Is it possible to become hungrier due to sunlight?

Is it possible to become hungrier due to sunlight? ...

New scientific research has shown that sunshine can induce men to seek food and increase their eating intake, whereas similar findings were not observed in women.

The study, published in the Journal Nature Metabolism, examined the relationship between UVBone, which is the source of invisible ultraviolet radiation, and increased levels of ghrelin, the hunger hormone.

Ghrelin is a hormone that boosts appetite, increases food intake, and promotes fat storage. It has been shown to increase energy, decrease muscle fatigue, and minimize muscle waste.

Sunshine, health, and illness are all aspects of our lives.

Sunlight and UVB exposure have a complex effect on human health, but they are a recognized risk factor for the most serious form of skin cancer, including melanoma, actinic keratoses, premature ageing, and cataracts.

Despite its negative association with UVB, sunshine has been shown to protect against heart disease, lower blood pressure, and release mood-enhancing endorphins. A recent investigation suggests the mechanisms could be more complex.

The new study, led by Dr. Carmit Levy, associate professor at Tel Aviv University's Department of Human Molecular Genetics and Biochemistry, has shown that the skin has a significant influence on energy levels, and suggests that this might lead to more effective sex-based treatments for endocrine-related illnesses.

Different reactions

Over a period of 12 months, researchers collected dietary data from around 3,000 individuals aged 2564 who participated in the National Health and Nutrition (MABAT) survey.

Men eat an average of 300 kcal more over summer months, compared to women whose calorie intake remained constant (1,507 kcal vs 1,475 kcal).

Researchers performed a solar exposure study to investigate the differences in detail. Five men and five women aged 1855 years were exposed to UVB for 25 minutes, with researchers sampling blood before and after exposure and analysing it.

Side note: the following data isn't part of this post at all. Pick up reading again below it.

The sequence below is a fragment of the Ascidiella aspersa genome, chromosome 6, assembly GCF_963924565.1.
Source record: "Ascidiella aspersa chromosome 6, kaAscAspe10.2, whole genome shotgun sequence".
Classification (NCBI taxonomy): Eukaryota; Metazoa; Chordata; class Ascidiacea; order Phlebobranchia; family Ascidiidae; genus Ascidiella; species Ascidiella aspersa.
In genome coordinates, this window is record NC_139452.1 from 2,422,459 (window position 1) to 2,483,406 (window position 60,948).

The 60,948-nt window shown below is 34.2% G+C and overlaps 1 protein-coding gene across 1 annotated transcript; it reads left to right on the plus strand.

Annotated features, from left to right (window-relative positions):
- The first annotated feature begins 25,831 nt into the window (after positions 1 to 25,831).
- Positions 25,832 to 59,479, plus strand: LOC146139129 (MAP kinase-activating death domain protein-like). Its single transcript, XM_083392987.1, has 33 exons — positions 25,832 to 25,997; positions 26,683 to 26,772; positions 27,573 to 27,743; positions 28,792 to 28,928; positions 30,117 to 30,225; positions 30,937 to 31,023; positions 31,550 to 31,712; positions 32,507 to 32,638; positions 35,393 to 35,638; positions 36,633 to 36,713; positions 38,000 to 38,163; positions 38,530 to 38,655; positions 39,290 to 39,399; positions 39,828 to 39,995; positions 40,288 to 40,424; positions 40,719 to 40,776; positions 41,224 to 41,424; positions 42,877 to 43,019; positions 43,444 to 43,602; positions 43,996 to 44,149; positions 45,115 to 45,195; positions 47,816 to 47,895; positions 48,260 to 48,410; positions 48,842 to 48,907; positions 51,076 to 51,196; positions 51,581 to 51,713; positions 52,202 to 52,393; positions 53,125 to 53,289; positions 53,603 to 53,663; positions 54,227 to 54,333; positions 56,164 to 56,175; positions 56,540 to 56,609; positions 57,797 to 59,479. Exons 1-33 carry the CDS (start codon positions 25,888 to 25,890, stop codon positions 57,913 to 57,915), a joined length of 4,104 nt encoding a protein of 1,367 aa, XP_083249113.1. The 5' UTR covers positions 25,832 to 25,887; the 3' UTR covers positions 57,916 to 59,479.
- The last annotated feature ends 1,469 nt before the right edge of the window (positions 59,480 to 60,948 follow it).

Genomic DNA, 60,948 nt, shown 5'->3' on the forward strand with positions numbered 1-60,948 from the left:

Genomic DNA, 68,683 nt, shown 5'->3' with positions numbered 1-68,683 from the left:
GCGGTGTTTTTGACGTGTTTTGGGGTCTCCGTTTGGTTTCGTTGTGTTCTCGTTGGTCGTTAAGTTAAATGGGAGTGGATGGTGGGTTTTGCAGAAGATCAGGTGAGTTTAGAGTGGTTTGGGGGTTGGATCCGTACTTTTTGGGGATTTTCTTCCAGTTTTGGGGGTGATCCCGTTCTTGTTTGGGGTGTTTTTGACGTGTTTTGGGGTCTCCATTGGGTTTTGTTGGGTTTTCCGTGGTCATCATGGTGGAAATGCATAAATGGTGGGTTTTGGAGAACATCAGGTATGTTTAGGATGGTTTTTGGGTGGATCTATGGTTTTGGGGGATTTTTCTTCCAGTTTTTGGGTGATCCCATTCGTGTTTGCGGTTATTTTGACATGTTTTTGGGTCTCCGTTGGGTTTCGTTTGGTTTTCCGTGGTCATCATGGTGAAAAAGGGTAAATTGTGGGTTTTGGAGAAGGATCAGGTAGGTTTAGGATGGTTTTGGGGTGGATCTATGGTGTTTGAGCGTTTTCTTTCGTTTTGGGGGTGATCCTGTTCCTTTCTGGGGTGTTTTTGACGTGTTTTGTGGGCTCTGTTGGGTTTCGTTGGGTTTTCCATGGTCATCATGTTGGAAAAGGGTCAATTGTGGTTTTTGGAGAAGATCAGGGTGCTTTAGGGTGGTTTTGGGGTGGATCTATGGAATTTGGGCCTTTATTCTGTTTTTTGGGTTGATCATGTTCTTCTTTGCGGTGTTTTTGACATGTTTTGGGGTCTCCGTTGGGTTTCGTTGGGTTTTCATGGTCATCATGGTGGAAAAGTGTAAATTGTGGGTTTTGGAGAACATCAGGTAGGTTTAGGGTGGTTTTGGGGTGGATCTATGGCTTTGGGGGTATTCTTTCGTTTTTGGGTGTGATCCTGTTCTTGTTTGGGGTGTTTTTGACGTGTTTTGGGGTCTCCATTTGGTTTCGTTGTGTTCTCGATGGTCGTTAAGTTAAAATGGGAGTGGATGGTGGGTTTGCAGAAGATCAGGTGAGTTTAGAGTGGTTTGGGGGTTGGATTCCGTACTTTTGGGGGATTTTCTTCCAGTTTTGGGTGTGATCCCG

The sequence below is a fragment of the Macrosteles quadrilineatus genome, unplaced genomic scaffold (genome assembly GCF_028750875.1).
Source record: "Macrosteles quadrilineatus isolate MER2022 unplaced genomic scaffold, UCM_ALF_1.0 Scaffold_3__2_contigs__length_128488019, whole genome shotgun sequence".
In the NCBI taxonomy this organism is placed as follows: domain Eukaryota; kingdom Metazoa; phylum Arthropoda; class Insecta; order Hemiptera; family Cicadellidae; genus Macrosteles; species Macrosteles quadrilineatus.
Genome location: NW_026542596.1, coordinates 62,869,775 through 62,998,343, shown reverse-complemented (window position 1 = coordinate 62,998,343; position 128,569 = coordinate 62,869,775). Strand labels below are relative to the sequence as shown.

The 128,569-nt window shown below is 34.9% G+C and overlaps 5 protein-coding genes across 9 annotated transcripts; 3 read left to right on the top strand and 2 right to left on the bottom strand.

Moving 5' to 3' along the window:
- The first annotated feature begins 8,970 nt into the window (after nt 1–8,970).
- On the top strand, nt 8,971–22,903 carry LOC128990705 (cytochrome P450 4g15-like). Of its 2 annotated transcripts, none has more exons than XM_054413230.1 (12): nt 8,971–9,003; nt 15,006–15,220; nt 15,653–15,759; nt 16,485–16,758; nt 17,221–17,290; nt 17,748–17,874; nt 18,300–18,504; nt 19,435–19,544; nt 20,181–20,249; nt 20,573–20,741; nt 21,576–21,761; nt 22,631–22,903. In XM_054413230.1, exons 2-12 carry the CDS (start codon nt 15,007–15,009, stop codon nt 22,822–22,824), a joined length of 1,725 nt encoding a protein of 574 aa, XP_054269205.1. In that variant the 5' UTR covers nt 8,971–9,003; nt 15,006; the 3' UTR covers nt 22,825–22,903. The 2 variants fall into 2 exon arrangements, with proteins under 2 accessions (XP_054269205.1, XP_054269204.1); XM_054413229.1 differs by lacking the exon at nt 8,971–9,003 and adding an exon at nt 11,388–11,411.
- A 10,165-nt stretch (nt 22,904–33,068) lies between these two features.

The study found that exposure altered metabolism-associated proteins, and that men and women reacted differently.

The apparatus

In another research, the authors studied mice to observe UVB exposure. Over ten weeks, 24 mice that had been partially shaved were exposed daily to low levels of UVB. The mice showed similar gender metabolic protein changes to humans, while male mice increased their food intake and food-seeking behavior.

After UVB exposure, male mice showed an increased release of ghrelin hormones, particularly from skin fat cells.

After UVB exposure for five days, human skinmale skin showed an increase in ghrelin expression.

According to the study, DNA damage to the skin cells was the source of the release of ghrelin via the p53 transcriptional pathway, which may explain the differences between men and women.

Mir Ali, a bariatric surgeon and medical director of MemorialCare Surgical Weight Loss Center at Orange Coast Medical Center, CA, who was not involved in the study, spoke to Medical News Today about the findings.

When it comes to hormones and metabolic changes, gender differences are very common. According to the author, men and women have different hormonal responses to many different types of triggers, and the underlying hormonal balance is also different.

Future study

Researchers are far from claiming that sunlight exposure will increase body fat.

Dr. Ali noted that age, genetic predisposition, activity level, and concurrent health conditions all influence hormone secretion, and that much more research is required to investigate how we may utilize this knowledge to assist someone in achieving and maintaining a healthy weight.

Nevertheless, this research shows that men and women differ in response to seasonal fluctuations that can alter their metabolism.

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